7) Misreading of Ballots

This is a rather simple maneuver. All it requires is the blind albeit cooperative eyes of the Board of Election Inspectors and the complacency of the watchers.

8) Ballot/Ballot Box snatching or destruction

Where a candidate is losing in a precinct, the snatching of the ballot box or its destruction (together with its contents) will deny his opponent the lead that the latter could have enjoyed in that precinct.

9) Ballot/Ballot box substitution

This is a refinement of snatching or destruction. Not only does it deny the opponent of the votes he could have gotten - it also credits the cheating candidate, as many votes as there are substituted ballots.

10) Falsification (tampering) of Election Returns

This is a very cost efficient way of cheating. After the counting is completed in the precinct, the votes are recorded in a document called the Election Return. The intercalation of a single digit can result in a hundred votes added in favor of a candidate. And this is so easy to do because by this time the level of awareness had been relaxed, the recording being anti-climactic to the counting.

11) Falsification of Statement of Votes or Certificate of Canvass in the Municipal or City Board of Canvassers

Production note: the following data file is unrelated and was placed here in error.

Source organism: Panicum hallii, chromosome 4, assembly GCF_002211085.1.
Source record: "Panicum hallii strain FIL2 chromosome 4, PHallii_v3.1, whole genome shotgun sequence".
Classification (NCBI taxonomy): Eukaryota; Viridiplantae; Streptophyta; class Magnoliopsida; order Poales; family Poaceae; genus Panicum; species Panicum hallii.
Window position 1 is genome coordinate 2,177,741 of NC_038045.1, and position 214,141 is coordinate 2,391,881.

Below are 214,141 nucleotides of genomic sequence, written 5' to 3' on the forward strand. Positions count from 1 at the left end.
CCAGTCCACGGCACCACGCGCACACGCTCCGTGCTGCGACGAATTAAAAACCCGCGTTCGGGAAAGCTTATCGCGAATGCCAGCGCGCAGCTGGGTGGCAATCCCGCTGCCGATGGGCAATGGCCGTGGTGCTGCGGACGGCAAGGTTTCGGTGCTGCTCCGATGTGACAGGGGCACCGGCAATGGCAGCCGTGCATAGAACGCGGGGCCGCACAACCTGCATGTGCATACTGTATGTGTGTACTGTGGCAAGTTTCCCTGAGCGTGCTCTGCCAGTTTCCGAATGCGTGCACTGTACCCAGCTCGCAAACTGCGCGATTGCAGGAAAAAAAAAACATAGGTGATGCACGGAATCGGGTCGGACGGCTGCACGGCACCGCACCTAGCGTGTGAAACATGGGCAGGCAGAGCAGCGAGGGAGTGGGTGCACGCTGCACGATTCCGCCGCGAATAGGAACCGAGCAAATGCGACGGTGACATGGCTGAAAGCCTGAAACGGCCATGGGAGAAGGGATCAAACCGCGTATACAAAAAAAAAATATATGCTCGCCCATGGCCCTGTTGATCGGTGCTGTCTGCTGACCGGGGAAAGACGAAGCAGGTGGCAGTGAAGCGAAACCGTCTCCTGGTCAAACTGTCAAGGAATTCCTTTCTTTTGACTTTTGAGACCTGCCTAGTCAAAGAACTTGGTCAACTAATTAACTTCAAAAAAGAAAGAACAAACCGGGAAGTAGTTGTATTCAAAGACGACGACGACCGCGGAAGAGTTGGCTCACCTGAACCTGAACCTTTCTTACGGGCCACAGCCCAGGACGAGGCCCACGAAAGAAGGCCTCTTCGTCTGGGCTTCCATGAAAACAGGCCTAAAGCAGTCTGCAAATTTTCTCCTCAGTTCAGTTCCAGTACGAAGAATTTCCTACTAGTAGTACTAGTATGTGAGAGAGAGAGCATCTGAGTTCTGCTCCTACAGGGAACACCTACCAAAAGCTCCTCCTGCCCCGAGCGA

And this becomes even more vicious when the manipulation is done at the level of the city or municipal board of canvassers. The results of all the precincts in a city or municipality are recorded in a document called the Statement of Votes which is prepared by the board of canvassers. Note that municipalities or cities have thousands, tens of thousands or even hundreds of thousands of voters. The insertion or intercalation of one or two digits can result in tens of thousands of votes undeservedly added.

12) Falsification of Statement of Votes or Certificate of Canvass in the Provincial Board of Canvassers

The situation becomes fatal if the manipulation is done at the level of the provincial board of canvassers, given the number of voters in most provinces which can go up to a million.

OFW said...

The Philippines would not be the Philippines that it is without all the irregularities the we grew up with and are accustomed and callused to already. Get used to it or leave it.

r.g. lacsamana said...

Gregory, that article you cited, by
Ding Tanjuactco, listing the ways cheating can occur is an eye-opener.
Amazing how Pinoys can be so inventive. Nicolo Machiavelli would have been cheered by how his methods have become even better, and working to perfection.

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Anonymous said...

I remember years ago when Manoling Morato was suggesting that Lotto Machines be reconfigured to count votes. I know it's pretty far-out, but I'm thinking, if we can install Lotto machines practically all over the country and the number of winners determined less the 12 hours after the draw, what is so hard about installing a nationwide vote counting system?